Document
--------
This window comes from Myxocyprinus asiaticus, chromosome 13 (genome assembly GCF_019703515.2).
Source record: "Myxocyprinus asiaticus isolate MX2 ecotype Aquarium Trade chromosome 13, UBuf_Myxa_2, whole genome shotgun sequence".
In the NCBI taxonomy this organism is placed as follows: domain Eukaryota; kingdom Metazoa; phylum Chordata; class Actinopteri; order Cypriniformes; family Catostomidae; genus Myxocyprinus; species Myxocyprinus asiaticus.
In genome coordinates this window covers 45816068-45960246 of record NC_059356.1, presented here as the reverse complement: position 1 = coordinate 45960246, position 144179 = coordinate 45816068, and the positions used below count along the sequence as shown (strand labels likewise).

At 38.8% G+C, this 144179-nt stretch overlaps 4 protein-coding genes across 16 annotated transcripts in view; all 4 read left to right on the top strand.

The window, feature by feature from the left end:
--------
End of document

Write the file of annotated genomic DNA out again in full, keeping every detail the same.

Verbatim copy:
This window comes from Myxocyprinus asiaticus, chromosome 13 (genome assembly GCF_019703515.2).
Source record: "Myxocyprinus asiaticus isolate MX2 ecotype Aquarium Trade chromosome 13, UBuf_Myxa_2, whole genome shotgun sequence".
In the NCBI taxonomy this organism is placed as follows: domain Eukaryota; kingdom Metazoa; phylum Chordata; class Actinopteri; order Cypriniformes; family Catostomidae; genus Myxocyprinus; species Myxocyprinus asiaticus.
In genome coordinates this window covers 45816068-45960246 of record NC_059356.1, presented here as the reverse complement: position 1 = coordinate 45960246, position 144179 = coordinate 45816068, and the positions used below count along the sequence as shown (strand labels likewise).

At 38.8% G+C, this 144179-nt stretch overlaps 4 protein-coding genes across 16 annotated transcripts in view; all 4 read left to right on the top strand.

The window, feature by feature from the left end: